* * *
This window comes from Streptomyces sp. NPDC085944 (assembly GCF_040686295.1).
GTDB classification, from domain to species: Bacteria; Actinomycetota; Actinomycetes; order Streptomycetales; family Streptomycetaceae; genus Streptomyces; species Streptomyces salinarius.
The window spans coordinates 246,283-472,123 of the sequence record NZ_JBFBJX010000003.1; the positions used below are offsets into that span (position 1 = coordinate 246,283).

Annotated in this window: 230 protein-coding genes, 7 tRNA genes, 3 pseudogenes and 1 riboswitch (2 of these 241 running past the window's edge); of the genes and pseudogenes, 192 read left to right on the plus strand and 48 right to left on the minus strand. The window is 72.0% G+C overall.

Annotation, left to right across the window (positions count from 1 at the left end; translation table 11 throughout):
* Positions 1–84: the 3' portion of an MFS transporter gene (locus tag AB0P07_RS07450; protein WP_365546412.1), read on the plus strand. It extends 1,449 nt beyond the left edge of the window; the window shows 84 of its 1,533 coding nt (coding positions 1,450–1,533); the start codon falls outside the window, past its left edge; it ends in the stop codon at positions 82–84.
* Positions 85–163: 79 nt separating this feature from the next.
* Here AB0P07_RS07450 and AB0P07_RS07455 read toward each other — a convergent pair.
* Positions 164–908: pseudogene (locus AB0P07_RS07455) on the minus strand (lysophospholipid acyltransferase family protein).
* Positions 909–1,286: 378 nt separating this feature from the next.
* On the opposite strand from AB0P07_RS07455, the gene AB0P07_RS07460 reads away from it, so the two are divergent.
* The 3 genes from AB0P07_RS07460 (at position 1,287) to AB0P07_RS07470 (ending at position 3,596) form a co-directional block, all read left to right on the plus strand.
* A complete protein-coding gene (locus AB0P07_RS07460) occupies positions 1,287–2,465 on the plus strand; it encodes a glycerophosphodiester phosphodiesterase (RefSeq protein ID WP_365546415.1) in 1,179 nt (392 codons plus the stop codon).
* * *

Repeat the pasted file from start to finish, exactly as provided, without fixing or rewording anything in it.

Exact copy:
This window comes from Streptomyces sp. NPDC085944 (assembly GCF_040686295.1).
GTDB classification, from domain to species: Bacteria; Actinomycetota; Actinomycetes; order Streptomycetales; family Streptomycetaceae; genus Streptomyces; species Streptomyces salinarius.
The window spans coordinates 246,283-472,123 of the sequence record NZ_JBFBJX010000003.1; the positions used below are offsets into that span (position 1 = coordinate 246,283).

Annotated in this window: 230 protein-coding genes, 7 tRNA genes, 3 pseudogenes and 1 riboswitch (2 of these 241 running past the window's edge); of the genes and pseudogenes, 192 read left to right on the plus strand and 48 right to left on the minus strand. The window is 72.0% G+C overall.

Annotation, left to right across the window (positions count from 1 at the left end; translation table 11 throughout):
* Positions 1–84: the 3' portion of an MFS transporter gene (locus tag AB0P07_RS07450; protein WP_365546412.1), read on the plus strand. It extends 1,449 nt beyond the left edge of the window; the window shows 84 of its 1,533 coding nt (coding positions 1,450–1,533); the start codon falls outside the window, past its left edge; it ends in the stop codon at positions 82–84.
* Positions 85–163: 79 nt separating this feature from the next.
* Here AB0P07_RS07450 and AB0P07_RS07455 read toward each other — a convergent pair.
* Positions 164–908: pseudogene (locus AB0P07_RS07455) on the minus strand (lysophospholipid acyltransferase family protein).
* Positions 909–1,286: 378 nt separating this feature from the next.
* On the opposite strand from AB0P07_RS07455, the gene AB0P07_RS07460 reads away from it, so the two are divergent.
* The 3 genes from AB0P07_RS07460 (at position 1,287) to AB0P07_RS07470 (ending at position 3,596) form a co-directional block, all read left to right on the plus strand.
* A complete protein-coding gene (locus AB0P07_RS07460) occupies positions 1,287–2,465 on the plus strand; it encodes a glycerophosphodiester phosphodiesterase (RefSeq protein ID WP_365546415.1) in 1,179 nt (392 codons plus the stop codon).